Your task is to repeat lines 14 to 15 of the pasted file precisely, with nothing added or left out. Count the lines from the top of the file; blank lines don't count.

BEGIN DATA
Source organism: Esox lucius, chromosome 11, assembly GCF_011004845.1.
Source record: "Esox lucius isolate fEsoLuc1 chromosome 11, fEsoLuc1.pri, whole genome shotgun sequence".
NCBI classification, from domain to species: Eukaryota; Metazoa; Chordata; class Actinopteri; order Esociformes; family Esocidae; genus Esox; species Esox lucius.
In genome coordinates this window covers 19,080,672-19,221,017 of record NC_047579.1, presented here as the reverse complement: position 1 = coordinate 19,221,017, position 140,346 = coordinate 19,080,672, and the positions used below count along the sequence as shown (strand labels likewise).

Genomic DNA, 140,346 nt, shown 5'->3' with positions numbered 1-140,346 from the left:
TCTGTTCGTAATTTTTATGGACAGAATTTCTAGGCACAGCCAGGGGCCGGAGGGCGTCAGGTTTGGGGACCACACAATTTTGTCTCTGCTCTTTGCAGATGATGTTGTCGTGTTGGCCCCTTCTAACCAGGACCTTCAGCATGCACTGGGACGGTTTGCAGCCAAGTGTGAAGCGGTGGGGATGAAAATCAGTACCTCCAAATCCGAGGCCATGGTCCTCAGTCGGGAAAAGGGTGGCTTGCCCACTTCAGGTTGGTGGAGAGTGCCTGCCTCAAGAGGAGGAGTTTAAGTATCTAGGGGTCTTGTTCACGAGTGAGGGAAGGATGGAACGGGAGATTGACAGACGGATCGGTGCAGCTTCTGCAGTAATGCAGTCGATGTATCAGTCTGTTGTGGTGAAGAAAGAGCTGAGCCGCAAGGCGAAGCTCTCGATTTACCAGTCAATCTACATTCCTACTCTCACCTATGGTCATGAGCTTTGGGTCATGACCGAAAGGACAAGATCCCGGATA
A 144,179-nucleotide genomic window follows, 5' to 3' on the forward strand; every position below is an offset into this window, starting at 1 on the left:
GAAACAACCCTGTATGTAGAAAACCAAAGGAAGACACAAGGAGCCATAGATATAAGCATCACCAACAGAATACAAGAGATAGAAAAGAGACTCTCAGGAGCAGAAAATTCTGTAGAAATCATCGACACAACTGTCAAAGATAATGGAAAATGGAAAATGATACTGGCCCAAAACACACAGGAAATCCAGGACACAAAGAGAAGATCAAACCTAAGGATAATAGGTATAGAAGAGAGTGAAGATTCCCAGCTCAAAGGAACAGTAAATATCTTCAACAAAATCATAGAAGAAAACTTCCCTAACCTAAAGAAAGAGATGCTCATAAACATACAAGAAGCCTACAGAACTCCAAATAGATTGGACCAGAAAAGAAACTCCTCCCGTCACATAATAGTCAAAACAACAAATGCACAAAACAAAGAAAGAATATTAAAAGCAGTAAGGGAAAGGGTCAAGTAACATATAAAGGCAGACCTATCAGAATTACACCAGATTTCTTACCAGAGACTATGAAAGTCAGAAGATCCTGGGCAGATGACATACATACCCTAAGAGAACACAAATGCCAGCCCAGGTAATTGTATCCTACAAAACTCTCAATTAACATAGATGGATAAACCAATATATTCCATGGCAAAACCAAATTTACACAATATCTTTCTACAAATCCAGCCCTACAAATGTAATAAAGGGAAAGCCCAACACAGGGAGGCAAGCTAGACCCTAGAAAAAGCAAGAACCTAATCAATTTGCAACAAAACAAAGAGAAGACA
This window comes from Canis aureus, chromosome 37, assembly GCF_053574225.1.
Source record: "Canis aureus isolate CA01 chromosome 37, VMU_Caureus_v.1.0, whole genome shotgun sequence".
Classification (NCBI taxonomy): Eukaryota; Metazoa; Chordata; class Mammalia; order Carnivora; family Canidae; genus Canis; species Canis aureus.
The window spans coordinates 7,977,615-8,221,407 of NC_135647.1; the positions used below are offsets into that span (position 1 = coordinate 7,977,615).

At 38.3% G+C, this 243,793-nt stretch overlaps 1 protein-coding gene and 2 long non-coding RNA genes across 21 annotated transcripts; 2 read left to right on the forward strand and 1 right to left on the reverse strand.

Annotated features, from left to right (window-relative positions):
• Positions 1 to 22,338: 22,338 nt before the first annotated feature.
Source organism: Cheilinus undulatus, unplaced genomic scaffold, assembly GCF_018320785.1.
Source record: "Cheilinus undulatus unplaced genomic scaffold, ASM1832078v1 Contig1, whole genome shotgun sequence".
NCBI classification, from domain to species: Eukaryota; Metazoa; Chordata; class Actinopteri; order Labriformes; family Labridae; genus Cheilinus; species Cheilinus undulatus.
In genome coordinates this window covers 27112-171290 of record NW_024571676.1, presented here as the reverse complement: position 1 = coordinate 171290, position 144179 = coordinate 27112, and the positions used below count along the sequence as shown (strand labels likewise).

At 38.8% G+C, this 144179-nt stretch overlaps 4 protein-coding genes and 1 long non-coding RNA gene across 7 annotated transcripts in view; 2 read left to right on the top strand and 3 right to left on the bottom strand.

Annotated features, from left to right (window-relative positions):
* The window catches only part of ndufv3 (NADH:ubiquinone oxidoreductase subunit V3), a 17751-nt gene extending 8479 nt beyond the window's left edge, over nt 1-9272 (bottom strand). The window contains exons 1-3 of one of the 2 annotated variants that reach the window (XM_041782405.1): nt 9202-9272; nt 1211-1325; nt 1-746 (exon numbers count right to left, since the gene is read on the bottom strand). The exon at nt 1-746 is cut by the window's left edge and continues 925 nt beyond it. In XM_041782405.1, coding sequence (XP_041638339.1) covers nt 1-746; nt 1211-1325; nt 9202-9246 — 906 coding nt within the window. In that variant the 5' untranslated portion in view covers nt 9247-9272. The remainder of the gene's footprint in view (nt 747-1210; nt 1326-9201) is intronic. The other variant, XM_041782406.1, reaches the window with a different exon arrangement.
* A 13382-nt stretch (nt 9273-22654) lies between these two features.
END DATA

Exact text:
Annotated features, from left to right (window-relative positions):
• Positions 1 to 22,338: 22,338 nt before the first annotated feature.